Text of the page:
Pastors' Memoirs

Samuel Everett Donald, 1909-1995

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Samuel Everett Donald was born on June 8, 1909, in the city of Clifton Forge, Virginia. Samuel attended the public schools in Clifton Forge and then enrolled in Lynchburg College and received a B.A. degree. After graduating from college, he attended the Divinity School at Duke University for three years and received his B.D. degree. He was ordained an elder in the Methodist Episcopal Church, South, in 1931.

His first pastorate was a one-year appointment at Boonsboro Church in Lynchburg. Samuel then moved to New York City to study at Columbia University. While there he worked at the Church of All Nations on the lower East Side and supervised 27 boys clubs whose purpose was to bring gangs off the streets and train them in Christian values. Opportunities for sports and Scouting activities were also made available. In 1935, he left his schooling and took a job for a year with the American Friends Service Committee which sought to keep the United States out of the war. When this organization became bankrupt, he returned to the Virginia Annual Conference and was appointed to build a church in the Kekoughtan community of Hampton. His salary was $100 a month which was paid by the Home Mission Board of the Methodist Church in Virginia. In time, this congregation became what is today Aldersgate United Methodist Church in Hampton. At this church he met his wife to be, Vi Taylor, but they were not married until 1945.

In 1939, Samuel received an appointment as First Lieutenant in the United States Army to serve in the capacity of a chaplain. Subsequently he was commissioned Captain (1941) and Major (1945).

In the spring of 1941, he was assigned to the Philippines as assistant to the chaplain in charge of Manila and the Subic Bay areas with offices located on Corregidor Island. The following is a quote from Samuel Donald about his next experiences:

"In the late spring of 1942, Bataan surrendered to the Japanese. On the night of the surrender of Corregidor three things happened: our flag went down in defeat; we experienced an earthquake; and all the ammunition at the lower end of the Bataan Peninsula was blown up.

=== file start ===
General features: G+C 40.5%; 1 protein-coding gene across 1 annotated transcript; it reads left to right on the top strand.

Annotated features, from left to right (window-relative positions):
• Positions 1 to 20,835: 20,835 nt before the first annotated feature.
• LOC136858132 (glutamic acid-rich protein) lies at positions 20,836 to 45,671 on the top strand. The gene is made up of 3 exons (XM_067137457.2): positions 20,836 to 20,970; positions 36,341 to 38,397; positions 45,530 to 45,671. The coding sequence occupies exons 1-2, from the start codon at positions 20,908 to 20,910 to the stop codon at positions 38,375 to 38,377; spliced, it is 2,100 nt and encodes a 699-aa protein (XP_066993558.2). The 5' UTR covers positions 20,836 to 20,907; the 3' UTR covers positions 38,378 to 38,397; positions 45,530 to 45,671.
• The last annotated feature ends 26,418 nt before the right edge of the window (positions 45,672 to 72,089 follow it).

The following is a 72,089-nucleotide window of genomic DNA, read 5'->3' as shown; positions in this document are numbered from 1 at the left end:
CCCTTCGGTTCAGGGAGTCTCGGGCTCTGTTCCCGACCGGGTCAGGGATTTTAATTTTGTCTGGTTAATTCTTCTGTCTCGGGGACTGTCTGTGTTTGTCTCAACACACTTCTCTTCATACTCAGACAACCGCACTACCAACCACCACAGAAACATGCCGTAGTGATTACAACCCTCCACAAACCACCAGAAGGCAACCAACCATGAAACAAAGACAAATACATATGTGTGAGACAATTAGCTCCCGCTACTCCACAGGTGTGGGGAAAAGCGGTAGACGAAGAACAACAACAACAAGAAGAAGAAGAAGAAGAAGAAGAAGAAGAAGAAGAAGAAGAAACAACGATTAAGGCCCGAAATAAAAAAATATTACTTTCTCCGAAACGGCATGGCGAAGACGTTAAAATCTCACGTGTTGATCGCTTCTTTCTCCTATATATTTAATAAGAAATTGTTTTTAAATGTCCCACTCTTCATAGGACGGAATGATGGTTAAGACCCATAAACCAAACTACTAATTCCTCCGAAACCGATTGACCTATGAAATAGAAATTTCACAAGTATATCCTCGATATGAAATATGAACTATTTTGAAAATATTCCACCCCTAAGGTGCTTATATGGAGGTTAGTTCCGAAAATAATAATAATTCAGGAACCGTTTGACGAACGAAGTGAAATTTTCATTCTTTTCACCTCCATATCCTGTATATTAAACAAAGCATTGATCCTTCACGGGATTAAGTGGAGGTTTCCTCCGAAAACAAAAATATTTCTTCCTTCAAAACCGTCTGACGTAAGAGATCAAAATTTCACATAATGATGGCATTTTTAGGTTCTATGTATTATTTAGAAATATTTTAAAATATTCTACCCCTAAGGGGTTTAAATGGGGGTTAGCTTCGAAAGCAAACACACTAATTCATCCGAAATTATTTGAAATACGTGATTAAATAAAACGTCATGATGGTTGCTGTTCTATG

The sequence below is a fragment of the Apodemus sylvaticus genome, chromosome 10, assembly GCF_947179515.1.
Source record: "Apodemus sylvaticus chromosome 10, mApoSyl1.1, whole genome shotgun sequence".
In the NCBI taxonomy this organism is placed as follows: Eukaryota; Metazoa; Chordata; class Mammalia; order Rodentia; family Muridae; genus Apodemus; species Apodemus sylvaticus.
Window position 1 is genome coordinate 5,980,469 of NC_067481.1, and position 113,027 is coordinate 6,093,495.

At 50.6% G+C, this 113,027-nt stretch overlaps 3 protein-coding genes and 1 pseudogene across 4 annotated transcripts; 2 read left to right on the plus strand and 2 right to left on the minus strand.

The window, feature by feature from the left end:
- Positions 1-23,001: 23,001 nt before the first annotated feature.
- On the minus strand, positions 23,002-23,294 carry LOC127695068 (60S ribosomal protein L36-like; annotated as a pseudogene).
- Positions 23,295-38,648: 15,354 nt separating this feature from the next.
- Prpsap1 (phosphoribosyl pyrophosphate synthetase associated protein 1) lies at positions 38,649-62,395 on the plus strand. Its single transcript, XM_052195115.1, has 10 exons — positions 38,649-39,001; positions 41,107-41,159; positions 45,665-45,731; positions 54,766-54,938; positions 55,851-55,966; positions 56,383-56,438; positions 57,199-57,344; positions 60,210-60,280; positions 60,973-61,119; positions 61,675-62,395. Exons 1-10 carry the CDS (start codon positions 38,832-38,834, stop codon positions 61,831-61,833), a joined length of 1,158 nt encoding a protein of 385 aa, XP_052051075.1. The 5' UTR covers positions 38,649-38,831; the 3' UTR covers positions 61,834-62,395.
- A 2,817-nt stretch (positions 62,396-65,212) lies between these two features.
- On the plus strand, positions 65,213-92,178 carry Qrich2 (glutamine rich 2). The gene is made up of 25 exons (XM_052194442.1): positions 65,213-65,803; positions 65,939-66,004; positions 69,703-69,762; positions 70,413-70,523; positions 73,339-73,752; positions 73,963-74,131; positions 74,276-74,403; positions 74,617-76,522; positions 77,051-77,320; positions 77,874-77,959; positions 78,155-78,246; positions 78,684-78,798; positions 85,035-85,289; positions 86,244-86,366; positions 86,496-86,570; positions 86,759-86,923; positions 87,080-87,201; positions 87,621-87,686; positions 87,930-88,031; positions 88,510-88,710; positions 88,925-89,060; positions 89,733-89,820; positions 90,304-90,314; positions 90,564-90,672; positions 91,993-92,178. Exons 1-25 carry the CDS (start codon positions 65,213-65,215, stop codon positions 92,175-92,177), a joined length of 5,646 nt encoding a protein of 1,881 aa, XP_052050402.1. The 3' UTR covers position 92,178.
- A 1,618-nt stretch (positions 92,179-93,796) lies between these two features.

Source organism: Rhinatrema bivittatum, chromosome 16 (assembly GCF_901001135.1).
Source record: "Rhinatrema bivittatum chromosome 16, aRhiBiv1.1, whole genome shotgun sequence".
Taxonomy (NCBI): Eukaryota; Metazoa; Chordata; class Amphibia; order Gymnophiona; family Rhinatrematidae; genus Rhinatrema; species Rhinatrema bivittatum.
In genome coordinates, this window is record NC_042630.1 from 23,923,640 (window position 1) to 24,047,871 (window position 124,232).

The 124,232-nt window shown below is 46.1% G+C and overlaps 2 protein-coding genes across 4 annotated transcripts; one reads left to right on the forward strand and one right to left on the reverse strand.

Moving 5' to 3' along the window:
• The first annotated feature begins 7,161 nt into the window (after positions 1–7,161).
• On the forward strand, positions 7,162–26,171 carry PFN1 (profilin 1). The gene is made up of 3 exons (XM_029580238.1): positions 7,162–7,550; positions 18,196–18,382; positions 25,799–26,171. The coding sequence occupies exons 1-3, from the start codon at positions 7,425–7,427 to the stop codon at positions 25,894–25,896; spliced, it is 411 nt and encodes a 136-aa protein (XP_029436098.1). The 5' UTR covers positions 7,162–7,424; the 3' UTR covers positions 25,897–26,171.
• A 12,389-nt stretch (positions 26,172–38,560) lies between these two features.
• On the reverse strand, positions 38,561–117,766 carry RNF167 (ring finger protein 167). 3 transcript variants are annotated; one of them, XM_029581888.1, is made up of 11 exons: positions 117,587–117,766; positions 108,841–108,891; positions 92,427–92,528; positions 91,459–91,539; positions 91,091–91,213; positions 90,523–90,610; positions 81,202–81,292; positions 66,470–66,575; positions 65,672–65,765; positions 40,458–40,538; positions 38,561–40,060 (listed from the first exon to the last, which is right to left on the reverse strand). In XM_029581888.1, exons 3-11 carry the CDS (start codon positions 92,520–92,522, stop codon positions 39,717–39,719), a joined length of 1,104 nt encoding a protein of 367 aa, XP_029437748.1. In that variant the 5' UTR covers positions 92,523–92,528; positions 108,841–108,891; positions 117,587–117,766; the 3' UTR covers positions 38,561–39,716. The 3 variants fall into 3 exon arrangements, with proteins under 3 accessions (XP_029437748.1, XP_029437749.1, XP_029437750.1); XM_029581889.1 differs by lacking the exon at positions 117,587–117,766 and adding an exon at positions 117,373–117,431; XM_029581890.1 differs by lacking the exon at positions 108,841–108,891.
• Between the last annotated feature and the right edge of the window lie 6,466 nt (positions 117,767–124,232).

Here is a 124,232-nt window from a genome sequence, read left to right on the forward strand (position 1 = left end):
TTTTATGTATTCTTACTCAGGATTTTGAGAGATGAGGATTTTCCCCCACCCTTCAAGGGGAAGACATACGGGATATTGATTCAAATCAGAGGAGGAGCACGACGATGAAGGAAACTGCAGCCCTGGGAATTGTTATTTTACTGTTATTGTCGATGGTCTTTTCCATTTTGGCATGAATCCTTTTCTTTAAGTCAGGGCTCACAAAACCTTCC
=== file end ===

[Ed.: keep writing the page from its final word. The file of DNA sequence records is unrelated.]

"The following day we were taken by the Japanese on a 125-mile death march during the course of which many American soldiers were bayoneted, shot, or died of exhaustion. Approximately 5,000 men entered Camp O'Donnell where water was scarce and food was practically nonexistent. During the first two months of our stay at Camp O'Donnell, I personally conducted the services for 2,700 Americans who died there of starvation or were murdered."

Eventually, Chaplain Donald was taken with other prisoners to Kyushu, Japan, where "the forces were separated into groups of approximately 100 and placed in different camps over the island, some working in coal mines and some in the steel mills. Without going into detail, suffice it to say that we received very harsh treatment, poor food, little cleanliness and were forced to go barefooted, even though the weather dropped as low as zero degrees. Those men who died in the prison camp there were cremated and the services were conducted by me." Chaplain Donald remained a prisoner of war until September 16, 1945.

After arriving back in the United States, Samuel stayed in Woodrow Wilson General Hospital for about six months during which period he married Vi Taylor. He retired for physical disability as a Major from the United States Army at Fitzsimmons General Hospital, Denver, Colorado, in 1947.

After a time of travel, Samuel and Vi purchased a small farm in 1949 in Nolesville, Tennessee. There he and his wife worked hard, built the farm and raised cattle. To earn more income, Samuel taught at a G.I. Farm School in Franklin, Tennessee, and subsequently worked for an oil company. Samuel and Vi remained active in the Methodist Church.

Vi and Samuel remained on the farm together until the 1980s when her health deteriorated. In 1994, Samuel Donald was awarded an honorary doctorate from the Divinity School of Duke University. He died on January 31, 1995, in Nashville, Tennessee. He is survived by two nephews, Danny Taylor and Robin Miller, both of Nashville.

- Memoir written by Sara L Manner, Chair, Memoirs Committee,
from information provided by the family of Samuel Donald

 

 

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